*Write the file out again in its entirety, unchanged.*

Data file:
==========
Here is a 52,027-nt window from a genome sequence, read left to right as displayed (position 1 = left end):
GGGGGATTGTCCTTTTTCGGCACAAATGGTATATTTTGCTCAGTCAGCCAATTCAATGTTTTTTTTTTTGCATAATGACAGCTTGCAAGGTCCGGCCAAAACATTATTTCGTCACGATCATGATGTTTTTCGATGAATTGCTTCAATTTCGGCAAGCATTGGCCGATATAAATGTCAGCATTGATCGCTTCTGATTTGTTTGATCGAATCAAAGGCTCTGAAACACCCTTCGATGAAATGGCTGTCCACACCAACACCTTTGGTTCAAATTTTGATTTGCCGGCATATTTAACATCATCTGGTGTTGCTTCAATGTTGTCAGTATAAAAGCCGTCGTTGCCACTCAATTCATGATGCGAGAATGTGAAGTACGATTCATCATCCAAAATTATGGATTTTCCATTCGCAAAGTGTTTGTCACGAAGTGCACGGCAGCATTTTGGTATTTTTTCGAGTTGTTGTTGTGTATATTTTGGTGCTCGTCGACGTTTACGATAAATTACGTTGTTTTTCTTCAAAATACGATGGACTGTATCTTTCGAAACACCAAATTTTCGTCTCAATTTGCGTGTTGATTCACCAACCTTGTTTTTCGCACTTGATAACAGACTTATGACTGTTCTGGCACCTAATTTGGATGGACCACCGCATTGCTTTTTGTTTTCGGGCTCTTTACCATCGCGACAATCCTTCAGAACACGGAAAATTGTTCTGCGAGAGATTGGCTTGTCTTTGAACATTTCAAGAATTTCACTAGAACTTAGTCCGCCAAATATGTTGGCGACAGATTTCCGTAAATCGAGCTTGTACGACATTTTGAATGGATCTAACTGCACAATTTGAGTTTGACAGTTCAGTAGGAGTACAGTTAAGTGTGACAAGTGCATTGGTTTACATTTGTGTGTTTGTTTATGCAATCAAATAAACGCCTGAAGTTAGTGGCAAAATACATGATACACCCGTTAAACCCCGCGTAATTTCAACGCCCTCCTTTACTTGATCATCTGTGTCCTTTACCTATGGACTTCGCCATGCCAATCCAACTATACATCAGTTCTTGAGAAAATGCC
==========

Here is a 52,027-nt window from a genome sequence, read left to right as displayed (position 1 = left end):
GGGGGATTGTCCTTTTTCGGCACAAATGGTATATTTTGCTCAGTCAGCCAATTCAATGTTTTTTTTTTTGCATAATGACAGCTTGCAAGGTCCGGCCAAAACATTATTTCGTCACGATCATGATGTTTTTCGATGAATTGCTTCAATTTCGGCAAGCATTGGCCGATATAAATGTCAGCATTGATCGCTTCTGATTTGTTTGATCGAATCAAAGGCTCTGAAACACCCTTCGATGAAATGGCTGTCCACACCAACACCTTTGGTTCAAATTTTGATTTGCCGGCATATTTAACATCATCTGGTGTTGCTTCAATGTTGTCAGTATAAAAGCCGTCGTTGCCACTCAATTCATGATGCGAGAATGTGAAGTACGATTCATCATCCAAAATTATGGATTTTCCATTCGCAAAGTGTTTGTCACGAAGTGCACGGCAGCATTTTGGTATTTTTTCGAGTTGTTGTTGTGTATATTTTGGTGCTCGTCGACGTTTACGATAAATTACGTTGTTTTTCTTCAAAATACGATGGACTGTATCTTTCGAAACACCAAATTTTCGTCTCAATTTGCGTGTTGATTCACCAACCTTGTTTTTCGCACTTGATAACAGACTTATGACTGTTCTGGCACCTAATTTGGATGGACCACCGCATTGCTTTTTGTTTTCGGGCTCTTTACCATCGCGACAATCCTTCAGAACACGGAAAATTGTTCTGCGAGAGATTGGCTTGTCTTTGAACATTTCAAGAATTTCACTAGAACTTAGTCCGCCAAATATGTTGGCGACAGATTTCCGTAAATCGAGCTTGTACGACATTTTGAATGGATCTAACTGCACAATTTGAGTTTGACAGTTCAGTAGGAGTACAGTTAAGTGTGACAAGTGCATTGGTTTACATTTGTGTGTTTGTTTATGCAATCAAATAAACGCCTGAAGTTAGTGGCAAAATACATGATACACCCGTTAAACCCCGCGTAATTTCAACGCCCTCCTTTACTTGATCATCTGTGTCCTTTACCTATGGACTTCGCCATGCCAATCCAACTATACATCAGTTCTTGAGAAAATGCC